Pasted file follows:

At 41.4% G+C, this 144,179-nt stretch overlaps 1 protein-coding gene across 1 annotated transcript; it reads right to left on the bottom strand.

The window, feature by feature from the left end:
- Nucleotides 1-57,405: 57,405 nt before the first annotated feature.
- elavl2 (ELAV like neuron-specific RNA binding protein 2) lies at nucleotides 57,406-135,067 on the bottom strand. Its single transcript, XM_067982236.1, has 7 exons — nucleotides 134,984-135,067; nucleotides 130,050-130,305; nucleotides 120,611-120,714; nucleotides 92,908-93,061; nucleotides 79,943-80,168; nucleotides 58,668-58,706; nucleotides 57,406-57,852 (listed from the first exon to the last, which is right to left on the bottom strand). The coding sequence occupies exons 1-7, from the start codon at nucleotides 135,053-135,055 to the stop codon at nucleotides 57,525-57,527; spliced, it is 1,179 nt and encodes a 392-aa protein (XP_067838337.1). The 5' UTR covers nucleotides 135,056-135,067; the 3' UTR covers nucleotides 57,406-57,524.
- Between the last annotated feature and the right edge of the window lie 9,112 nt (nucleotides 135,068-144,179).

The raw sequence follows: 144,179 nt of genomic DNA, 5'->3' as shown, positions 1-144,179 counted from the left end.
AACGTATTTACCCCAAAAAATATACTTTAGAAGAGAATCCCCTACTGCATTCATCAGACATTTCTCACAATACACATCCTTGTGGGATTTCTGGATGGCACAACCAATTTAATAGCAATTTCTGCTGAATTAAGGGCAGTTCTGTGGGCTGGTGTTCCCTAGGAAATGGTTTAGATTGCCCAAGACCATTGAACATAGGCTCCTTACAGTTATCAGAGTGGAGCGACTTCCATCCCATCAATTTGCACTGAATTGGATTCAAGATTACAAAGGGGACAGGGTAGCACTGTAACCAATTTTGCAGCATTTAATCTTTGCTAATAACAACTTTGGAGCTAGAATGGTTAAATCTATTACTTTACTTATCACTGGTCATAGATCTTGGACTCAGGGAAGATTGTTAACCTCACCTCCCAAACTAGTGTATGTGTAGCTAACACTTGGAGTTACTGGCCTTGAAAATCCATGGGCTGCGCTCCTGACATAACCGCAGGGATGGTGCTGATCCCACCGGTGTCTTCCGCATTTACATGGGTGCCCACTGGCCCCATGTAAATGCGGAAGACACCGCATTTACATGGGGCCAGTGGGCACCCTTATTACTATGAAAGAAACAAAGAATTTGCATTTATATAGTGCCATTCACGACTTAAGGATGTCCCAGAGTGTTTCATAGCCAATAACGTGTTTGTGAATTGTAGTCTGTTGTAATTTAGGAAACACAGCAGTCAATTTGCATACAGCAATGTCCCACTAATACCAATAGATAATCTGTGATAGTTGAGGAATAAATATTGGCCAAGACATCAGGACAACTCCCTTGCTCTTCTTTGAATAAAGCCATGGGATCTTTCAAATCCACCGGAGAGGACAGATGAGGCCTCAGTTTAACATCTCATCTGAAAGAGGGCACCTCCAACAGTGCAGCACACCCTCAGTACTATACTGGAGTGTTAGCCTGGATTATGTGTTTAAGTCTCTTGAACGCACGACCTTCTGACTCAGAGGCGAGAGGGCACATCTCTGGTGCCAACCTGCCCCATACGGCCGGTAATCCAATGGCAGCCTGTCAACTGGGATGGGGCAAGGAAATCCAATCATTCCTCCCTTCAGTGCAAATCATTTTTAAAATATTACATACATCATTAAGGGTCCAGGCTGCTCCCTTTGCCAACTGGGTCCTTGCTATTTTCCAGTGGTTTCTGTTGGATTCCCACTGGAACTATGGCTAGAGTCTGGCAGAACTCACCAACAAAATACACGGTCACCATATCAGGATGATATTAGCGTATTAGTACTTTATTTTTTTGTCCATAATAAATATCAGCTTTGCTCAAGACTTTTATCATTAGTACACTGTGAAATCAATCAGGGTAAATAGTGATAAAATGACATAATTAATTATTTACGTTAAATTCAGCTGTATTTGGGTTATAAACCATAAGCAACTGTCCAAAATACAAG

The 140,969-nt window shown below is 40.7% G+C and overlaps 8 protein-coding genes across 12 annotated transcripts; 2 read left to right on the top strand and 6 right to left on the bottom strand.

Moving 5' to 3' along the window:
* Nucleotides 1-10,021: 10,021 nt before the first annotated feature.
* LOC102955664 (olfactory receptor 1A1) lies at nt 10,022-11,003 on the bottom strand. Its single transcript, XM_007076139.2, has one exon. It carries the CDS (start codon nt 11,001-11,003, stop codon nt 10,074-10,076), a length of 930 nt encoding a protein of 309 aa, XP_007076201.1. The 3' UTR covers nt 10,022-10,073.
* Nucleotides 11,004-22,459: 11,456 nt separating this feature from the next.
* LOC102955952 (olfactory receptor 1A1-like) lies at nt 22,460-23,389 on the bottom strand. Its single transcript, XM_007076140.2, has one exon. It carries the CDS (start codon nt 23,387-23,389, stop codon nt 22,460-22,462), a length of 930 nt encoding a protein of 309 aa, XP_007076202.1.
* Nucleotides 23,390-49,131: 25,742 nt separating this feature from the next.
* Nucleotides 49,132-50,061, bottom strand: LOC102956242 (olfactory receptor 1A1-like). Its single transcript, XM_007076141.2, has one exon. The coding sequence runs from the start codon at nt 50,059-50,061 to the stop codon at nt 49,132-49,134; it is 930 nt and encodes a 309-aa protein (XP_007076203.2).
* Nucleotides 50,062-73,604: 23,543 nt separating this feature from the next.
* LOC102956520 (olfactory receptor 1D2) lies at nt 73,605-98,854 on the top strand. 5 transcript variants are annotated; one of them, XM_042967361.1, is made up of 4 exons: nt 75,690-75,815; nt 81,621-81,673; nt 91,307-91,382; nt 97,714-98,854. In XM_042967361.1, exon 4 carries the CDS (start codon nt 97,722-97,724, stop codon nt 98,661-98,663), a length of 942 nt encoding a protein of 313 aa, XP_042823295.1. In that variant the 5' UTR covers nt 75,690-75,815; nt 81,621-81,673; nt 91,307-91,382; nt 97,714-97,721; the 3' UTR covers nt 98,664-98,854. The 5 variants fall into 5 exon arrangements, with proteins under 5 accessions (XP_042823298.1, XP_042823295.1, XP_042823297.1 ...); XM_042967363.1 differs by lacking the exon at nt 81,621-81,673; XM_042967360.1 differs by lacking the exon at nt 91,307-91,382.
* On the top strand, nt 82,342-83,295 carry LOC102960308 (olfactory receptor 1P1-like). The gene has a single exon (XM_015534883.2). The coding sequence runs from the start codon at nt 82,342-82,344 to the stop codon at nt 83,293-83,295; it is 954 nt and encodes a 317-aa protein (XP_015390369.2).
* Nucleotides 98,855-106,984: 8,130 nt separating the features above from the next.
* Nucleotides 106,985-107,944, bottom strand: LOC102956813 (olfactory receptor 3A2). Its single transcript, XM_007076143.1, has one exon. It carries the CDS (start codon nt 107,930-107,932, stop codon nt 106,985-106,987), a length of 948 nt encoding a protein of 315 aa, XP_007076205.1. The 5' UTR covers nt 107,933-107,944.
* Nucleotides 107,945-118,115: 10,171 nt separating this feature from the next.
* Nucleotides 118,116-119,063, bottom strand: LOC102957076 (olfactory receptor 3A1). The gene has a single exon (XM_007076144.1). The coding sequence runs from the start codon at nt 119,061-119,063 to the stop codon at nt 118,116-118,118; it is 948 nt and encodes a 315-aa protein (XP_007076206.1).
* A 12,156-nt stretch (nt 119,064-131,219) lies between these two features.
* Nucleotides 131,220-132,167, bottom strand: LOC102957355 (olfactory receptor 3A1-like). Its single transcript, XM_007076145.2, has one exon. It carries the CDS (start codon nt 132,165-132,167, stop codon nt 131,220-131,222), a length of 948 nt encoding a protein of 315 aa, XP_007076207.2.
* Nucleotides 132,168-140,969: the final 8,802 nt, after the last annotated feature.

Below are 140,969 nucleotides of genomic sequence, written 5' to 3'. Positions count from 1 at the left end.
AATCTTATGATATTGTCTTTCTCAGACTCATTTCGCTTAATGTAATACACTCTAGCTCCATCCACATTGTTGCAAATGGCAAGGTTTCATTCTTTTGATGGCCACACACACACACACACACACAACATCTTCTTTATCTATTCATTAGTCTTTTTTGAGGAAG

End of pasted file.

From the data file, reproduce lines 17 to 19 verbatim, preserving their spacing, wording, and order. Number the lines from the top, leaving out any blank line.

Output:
* LOC102956520 (olfactory receptor 1D2) lies at nt 73,605-98,854 on the top strand. 5 transcript variants are annotated; one of them, XM_042967361.1, is made up of 4 exons: nt 75,690-75,815; nt 81,621-81,673; nt 91,307-91,382; nt 97,714-98,854. In XM_042967361.1, exon 4 carries the CDS (start codon nt 97,722-97,724, stop codon nt 98,661-98,663), a length of 942 nt encoding a protein of 313 aa, XP_042823295.1. In that variant the 5' UTR covers nt 75,690-75,815; nt 81,621-81,673; nt 91,307-91,382; nt 97,714-97,721; the 3' UTR covers nt 98,664-98,854. The 5 variants fall into 5 exon arrangements, with proteins under 5 accessions (XP_042823298.1, XP_042823295.1, XP_042823297.1 ...); XM_042967363.1 differs by lacking the exon at nt 81,621-81,673; XM_042967360.1 differs by lacking the exon at nt 91,307-91,382.
* On the top strand, nt 82,342-83,295 carry LOC102960308 (olfactory receptor 1P1-like). The gene has a single exon (XM_015534883.2). The coding sequence runs from the start codon at nt 82,342-82,344 to the stop codon at nt 83,293-83,295; it is 954 nt and encodes a 317-aa protein (XP_015390369.2).
* Nucleotides 98,855-106,984: 8,130 nt separating the features above from the next.